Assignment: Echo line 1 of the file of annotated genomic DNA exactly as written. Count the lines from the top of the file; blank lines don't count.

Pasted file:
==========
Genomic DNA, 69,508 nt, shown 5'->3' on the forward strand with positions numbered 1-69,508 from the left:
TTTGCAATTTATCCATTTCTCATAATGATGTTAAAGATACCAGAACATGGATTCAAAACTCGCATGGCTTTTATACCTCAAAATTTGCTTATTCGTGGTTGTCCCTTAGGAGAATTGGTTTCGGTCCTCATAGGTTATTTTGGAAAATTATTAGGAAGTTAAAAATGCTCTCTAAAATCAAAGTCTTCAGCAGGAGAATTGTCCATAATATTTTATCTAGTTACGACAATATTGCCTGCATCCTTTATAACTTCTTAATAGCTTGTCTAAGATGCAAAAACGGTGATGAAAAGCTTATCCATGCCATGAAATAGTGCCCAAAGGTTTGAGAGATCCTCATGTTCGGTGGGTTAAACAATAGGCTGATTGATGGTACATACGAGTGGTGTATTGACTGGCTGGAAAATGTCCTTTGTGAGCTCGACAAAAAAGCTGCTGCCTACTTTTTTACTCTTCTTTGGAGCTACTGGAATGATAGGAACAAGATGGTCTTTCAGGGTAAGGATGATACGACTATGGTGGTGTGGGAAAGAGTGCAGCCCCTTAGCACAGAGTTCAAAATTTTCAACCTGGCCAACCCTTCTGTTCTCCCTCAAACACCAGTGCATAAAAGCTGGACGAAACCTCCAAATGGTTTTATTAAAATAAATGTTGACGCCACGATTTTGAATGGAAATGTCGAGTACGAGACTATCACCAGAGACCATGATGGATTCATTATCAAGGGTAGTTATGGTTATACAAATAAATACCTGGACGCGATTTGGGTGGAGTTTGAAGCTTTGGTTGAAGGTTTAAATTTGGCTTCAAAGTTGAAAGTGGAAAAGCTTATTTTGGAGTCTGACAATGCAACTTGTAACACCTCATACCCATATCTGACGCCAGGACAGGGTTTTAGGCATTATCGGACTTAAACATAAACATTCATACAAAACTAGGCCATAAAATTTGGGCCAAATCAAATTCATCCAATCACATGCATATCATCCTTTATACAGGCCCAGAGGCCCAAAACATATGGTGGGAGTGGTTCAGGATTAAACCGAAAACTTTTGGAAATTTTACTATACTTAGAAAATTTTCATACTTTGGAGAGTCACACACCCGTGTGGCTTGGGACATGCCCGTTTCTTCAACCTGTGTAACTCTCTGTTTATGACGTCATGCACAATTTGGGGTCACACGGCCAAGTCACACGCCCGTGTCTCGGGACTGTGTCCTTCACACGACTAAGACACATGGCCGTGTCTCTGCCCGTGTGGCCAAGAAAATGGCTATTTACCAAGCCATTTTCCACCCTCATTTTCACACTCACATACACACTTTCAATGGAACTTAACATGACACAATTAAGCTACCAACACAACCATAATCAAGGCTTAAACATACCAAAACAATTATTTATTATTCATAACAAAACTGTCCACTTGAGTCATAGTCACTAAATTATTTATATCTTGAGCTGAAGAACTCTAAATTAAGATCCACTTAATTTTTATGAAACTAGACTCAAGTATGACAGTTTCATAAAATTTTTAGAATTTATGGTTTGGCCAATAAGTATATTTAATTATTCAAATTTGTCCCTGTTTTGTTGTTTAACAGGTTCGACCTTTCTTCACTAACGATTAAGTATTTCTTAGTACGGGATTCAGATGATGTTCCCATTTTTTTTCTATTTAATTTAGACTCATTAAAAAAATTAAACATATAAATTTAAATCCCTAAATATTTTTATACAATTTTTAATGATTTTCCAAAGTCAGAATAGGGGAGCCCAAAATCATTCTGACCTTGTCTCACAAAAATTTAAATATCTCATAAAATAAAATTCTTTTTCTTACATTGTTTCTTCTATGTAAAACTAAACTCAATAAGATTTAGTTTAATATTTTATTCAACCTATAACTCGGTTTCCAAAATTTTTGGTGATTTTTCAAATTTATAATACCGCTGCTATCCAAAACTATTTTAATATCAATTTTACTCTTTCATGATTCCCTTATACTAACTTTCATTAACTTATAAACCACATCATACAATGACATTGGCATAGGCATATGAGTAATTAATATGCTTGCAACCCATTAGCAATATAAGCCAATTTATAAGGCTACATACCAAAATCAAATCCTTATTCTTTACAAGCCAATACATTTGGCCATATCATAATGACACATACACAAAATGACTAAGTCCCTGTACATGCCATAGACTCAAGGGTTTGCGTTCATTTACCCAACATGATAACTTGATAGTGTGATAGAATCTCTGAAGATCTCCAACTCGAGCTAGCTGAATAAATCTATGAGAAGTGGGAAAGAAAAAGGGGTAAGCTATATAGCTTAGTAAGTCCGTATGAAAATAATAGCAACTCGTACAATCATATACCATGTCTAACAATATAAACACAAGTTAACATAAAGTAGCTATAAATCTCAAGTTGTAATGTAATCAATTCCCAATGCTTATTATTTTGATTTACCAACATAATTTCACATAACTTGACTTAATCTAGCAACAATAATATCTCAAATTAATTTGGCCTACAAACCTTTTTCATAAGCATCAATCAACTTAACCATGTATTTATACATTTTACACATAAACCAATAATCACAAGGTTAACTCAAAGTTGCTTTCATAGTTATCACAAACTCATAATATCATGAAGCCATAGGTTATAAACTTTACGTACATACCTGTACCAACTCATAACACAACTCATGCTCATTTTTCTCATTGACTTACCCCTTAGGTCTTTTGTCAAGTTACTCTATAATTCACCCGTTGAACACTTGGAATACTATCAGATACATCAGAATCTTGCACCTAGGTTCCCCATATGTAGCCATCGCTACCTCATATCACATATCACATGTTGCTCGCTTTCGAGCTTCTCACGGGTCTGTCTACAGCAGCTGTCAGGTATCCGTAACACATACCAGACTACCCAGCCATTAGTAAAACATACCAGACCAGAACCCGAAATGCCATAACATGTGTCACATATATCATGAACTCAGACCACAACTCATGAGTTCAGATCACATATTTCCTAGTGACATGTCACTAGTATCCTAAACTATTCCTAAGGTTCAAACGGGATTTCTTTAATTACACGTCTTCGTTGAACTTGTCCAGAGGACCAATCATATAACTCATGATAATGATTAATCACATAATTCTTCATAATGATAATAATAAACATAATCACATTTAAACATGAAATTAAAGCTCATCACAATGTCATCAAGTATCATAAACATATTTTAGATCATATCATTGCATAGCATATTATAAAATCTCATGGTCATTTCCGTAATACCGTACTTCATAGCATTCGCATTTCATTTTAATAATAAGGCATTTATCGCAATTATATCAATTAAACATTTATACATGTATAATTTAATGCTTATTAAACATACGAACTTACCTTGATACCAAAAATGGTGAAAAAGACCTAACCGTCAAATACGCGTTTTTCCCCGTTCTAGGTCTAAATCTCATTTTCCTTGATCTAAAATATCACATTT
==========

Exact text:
Genomic DNA, 69,508 nt, shown 5'->3' on the forward strand with positions numbered 1-69,508 from the left: